The institutions of Jamshoro and and the cultural centers in the heart of Hyderabad are separate institutions (to the best of my knowledge, at least), but they share a few features in common. They are all significant, but none of them is ancient: they were founded after the formation of Pakistan. Any Sindhi person can tell you that the history of Sindh stretches back not merely fifty years, nor five hundred, but 5,000 years into the past. The challenge for the founders of Pakistan (and for its governors still today) was to find a way to link and unite a vast array of communities and cultures and languages under one flag; and a correlating challenge arose for those individual communities to maintain their own sense of self despite federation. That is a challenge faced not only by Sindhis, of course, but by most or perhaps all of those individual communities, whether they were indigenous or Mohajjir (migrated after the Partition). It would no doubt be fascinating to look at each one of those communities in depth. But Sindh is my adoptive homeland, so I am looking at this ‘identity crisis,’ as best I can, from a Sindhi perspective.
And if I were asked to try to point to one central concept at the heart of Sindhi culture, I would say it has to do with connectedness to the living and breathing land of Sindh itself. The Sindhi language and the valley of Sindhu (the River Indus), the language and the soil, are all of one piece with the Sindhi people. The words Indus, Sindh, Hindu, Hindustan, and India all originally derive from the same root word, which is the name for the river and its valley. Though these words have grown and evolved in different directions over the centuries, I find that Sindh, Sindhu, and Sindhi all remain inextricably bound with one another as a singular concept: a place, a people, a language, an identity.
To keep the language alive and vibrant is thus equal to, or at least inextricable from, the preservation of Sindhi identity. And this is the daunting challenge that has been undertaken by the Sindhi Language Authority (which I will now abbreviate as SLA). The delicate diplomacy of the task is evident in the first lines of the SLA’s constitution, which place the SLA firmly in the context of the Pakistani republic:
“WHEREAS, Article 251(3) of the constitution of the Islamic Republic of Pakistan, 1973 lays down that:
“Without prejudice to the status of the National language, a Provincial Assembly may by law prescribe measures for the teaching, promotion and use of a provincial language in addition to the national language.”So, therefore in deference to and in compliance with Article of the Constitution […] the Government of Sindh may constitute and set up Boards, Academies, Authority and make effective arrangements and rules inter alia for progressive use of Sindhi Language in the province as envisaged in the Act.”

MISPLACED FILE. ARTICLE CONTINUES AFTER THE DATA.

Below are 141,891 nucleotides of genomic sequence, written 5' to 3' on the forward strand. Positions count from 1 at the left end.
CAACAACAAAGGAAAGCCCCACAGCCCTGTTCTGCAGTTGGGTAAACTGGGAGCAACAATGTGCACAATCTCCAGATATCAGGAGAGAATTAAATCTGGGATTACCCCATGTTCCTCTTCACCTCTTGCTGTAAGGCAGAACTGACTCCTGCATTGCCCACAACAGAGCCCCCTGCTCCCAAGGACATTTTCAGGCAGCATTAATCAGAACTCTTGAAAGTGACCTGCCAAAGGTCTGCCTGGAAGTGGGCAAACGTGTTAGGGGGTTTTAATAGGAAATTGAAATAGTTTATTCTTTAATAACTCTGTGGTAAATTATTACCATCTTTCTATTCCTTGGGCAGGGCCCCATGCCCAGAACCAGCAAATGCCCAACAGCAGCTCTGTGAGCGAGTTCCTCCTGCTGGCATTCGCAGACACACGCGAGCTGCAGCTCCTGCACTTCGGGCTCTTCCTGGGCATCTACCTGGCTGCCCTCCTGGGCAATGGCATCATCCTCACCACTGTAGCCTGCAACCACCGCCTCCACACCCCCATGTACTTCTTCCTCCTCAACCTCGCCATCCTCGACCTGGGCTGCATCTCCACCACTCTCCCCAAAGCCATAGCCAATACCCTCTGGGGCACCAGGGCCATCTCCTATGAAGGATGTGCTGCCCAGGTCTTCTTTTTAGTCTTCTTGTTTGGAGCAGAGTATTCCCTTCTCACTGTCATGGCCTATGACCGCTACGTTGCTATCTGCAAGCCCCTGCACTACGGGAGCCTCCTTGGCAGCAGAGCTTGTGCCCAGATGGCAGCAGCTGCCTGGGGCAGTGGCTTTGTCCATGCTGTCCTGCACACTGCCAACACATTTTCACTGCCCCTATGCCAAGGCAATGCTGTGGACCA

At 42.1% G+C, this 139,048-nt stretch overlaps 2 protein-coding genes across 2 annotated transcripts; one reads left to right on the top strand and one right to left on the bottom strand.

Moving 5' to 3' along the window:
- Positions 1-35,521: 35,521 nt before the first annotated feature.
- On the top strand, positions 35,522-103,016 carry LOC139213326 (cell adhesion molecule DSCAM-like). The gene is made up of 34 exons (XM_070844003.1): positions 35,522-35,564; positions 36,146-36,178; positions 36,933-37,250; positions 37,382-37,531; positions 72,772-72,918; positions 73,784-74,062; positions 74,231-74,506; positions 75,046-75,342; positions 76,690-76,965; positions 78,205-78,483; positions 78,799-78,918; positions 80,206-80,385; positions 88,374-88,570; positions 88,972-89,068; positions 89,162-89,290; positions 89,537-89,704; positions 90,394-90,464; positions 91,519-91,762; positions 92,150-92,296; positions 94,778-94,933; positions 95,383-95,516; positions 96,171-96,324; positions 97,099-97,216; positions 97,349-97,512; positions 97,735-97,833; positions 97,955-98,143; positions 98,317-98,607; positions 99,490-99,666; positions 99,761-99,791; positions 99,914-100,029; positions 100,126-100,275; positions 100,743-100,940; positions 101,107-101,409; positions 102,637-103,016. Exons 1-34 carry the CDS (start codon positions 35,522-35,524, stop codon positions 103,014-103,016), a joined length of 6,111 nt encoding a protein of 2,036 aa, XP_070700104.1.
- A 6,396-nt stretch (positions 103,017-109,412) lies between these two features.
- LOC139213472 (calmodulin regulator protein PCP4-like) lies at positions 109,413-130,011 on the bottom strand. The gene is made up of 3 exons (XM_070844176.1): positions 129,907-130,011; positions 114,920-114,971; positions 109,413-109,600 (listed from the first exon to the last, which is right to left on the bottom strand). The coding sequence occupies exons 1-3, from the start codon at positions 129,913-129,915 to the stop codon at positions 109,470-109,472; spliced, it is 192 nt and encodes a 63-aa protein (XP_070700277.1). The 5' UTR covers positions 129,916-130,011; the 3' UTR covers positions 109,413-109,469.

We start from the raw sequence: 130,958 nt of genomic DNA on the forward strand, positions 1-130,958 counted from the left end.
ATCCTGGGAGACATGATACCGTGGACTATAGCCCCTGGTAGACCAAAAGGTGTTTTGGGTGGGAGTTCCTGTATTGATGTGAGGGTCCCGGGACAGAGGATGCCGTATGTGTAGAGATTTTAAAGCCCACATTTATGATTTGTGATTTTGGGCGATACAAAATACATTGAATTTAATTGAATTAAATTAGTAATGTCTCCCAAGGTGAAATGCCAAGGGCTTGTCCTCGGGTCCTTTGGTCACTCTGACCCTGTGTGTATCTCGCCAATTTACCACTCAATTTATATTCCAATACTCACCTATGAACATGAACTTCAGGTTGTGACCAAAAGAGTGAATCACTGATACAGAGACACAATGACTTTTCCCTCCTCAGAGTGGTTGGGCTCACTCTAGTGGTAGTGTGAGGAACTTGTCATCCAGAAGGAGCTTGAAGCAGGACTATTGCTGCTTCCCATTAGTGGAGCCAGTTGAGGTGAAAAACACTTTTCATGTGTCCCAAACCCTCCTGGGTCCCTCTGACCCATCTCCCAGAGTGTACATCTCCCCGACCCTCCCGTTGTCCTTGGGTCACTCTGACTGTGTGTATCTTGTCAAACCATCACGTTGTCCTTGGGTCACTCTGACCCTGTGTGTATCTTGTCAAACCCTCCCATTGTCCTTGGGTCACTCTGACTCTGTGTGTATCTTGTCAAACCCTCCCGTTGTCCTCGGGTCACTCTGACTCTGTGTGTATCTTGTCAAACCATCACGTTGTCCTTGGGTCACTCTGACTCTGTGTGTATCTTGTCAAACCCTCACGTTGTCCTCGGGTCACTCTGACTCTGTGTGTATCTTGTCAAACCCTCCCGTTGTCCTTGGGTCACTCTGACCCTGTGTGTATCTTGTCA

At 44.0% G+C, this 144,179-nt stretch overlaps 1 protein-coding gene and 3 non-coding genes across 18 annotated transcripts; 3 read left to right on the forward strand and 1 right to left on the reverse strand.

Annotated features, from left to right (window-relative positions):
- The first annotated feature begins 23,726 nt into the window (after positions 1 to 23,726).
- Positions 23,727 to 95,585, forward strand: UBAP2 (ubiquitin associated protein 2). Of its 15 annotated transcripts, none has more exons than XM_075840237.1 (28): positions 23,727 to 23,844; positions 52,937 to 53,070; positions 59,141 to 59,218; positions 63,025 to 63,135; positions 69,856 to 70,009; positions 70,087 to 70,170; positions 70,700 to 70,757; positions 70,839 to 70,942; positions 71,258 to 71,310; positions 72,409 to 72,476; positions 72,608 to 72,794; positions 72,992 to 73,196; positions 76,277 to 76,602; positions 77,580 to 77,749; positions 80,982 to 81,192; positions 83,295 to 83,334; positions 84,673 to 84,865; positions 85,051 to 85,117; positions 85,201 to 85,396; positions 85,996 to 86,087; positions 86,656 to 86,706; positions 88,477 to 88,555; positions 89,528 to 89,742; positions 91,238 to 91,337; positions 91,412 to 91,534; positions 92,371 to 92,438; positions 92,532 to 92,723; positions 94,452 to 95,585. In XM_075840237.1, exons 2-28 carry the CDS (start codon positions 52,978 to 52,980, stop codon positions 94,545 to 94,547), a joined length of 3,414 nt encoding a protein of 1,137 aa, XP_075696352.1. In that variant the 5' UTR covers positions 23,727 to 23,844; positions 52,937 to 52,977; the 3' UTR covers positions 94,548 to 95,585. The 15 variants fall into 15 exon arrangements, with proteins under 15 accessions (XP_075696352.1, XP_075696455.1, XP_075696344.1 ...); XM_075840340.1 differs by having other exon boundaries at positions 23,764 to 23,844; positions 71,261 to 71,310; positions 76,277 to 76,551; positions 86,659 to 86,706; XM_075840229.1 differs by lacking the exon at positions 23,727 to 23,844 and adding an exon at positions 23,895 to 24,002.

(I have added the bold face for emphasis; the whole document can be read here: http://www.sindhila.org/Index.php?dflt=Constitution
Having thus situated itself legally in the framework of the country, the SLA’s constitution then sets itself a mammoth list of duties (which can also be seen at the link above — I will not quote them all), including the preparation and publication of reference works, oversight of the use of Sindhi in the media and periodicals, and the advancement of Sindhi computational technology. Reading through the list of responsibilities in the constitution, I was once again struck by the broad-minded role of the organization in its broader federal context. The very first item in the multi-part list of “functions” refers to promoting Sindhi in such a way as to achieve “better understanding, harmonious linguistic development, national cohesion and integration.” Further down the list, item (j) proposes arranging translations of major Sindhi works into languages such as Urdu, Pashto, and Balochi in order to “bring the National language and other Pakistani languages closer.” It is an admirable approach: the promoting one’s own (Sindhi) identity does not need to create barriers, but rather can be used to strengthen ties between groups.
The next item (k) sets the SLA’s sights yet higher: “To undertake translations of major Sindhi works of scholars and writers into English for international understanding, goodwill and appreciation.” This is the function by which I am most particularly indebted to the SLA, since I am still not competent enough in Sindhi to approach the literature in its original version. These translations (especially dual and triple language editions) are an invaluable tool for me in my learning. I hope that some day my Sindhi comprehension will be strong enough that I can contribute some translations of my own towards the cause of spreading the goodwill of Sindh around the world.
But now I am getting far ahead of myself. It is time to return to the story of my visit.
I arrived along with my two most intrepid buddies, Inam and Naz, in the late morning. I don’t think that anyone had called ahead to alert the people of the SLA of our visit, but for people such as Inam and Naz, that kind of formality is rarely necessary. They are both well-known to all the relevant people in any place we might visit, and our hosts on these visits always feel honored to see them. And, to my great delight, I am also beginning to be a known quantity when arriving at these places — for which I do not credit myself at all, but rather that same curiosity of Sindhi people which has sparked so much otherwise inexplicable interest in me.